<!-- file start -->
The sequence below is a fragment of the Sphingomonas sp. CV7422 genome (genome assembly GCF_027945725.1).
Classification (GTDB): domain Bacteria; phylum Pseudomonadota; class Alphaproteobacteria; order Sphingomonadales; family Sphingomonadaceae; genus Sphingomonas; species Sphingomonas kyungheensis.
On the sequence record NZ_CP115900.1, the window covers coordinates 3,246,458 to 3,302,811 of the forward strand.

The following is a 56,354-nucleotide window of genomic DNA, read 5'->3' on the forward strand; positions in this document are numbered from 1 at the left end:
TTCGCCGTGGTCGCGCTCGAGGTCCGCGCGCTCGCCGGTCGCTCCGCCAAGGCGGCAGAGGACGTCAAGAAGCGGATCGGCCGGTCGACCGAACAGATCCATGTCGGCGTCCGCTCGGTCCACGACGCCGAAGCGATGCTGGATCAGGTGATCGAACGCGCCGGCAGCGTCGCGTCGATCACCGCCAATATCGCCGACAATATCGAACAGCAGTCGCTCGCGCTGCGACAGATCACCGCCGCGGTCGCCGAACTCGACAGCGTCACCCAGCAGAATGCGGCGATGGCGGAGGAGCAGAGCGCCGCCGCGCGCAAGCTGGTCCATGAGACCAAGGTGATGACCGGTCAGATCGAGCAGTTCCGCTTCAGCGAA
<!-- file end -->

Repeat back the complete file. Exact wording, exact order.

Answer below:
The sequence below is a fragment of the Sphingomonas sp. CV7422 genome (genome assembly GCF_027945725.1).
Classification (GTDB): domain Bacteria; phylum Pseudomonadota; class Alphaproteobacteria; order Sphingomonadales; family Sphingomonadaceae; genus Sphingomonas; species Sphingomonas kyungheensis.
On the sequence record NZ_CP115900.1, the window covers coordinates 3,246,458 to 3,302,811 of the forward strand.

The following is a 56,354-nucleotide window of genomic DNA, read 5'->3' on the forward strand; positions in this document are numbered from 1 at the left end:
TTCGCCGTGGTCGCGCTCGAGGTCCGCGCGCTCGCCGGTCGCTCCGCCAAGGCGGCAGAGGACGTCAAGAAGCGGATCGGCCGGTCGACCGAACAGATCCATGTCGGCGTCCGCTCGGTCCACGACGCCGAAGCGATGCTGGATCAGGTGATCGAACGCGCCGGCAGCGTCGCGTCGATCACCGCCAATATCGCCGACAATATCGAACAGCAGTCGCTCGCGCTGCGACAGATCACCGCCGCGGTCGCCGAACTCGACAGCGTCACCCAGCAGAATGCGGCGATGGCGGAGGAGCAGAGCGCCGCCGCGCGCAAGCTGGTCCATGAGACCAAGGTGATGACCGGTCAGATCGAGCAGTTCCGCTTCAGCGAA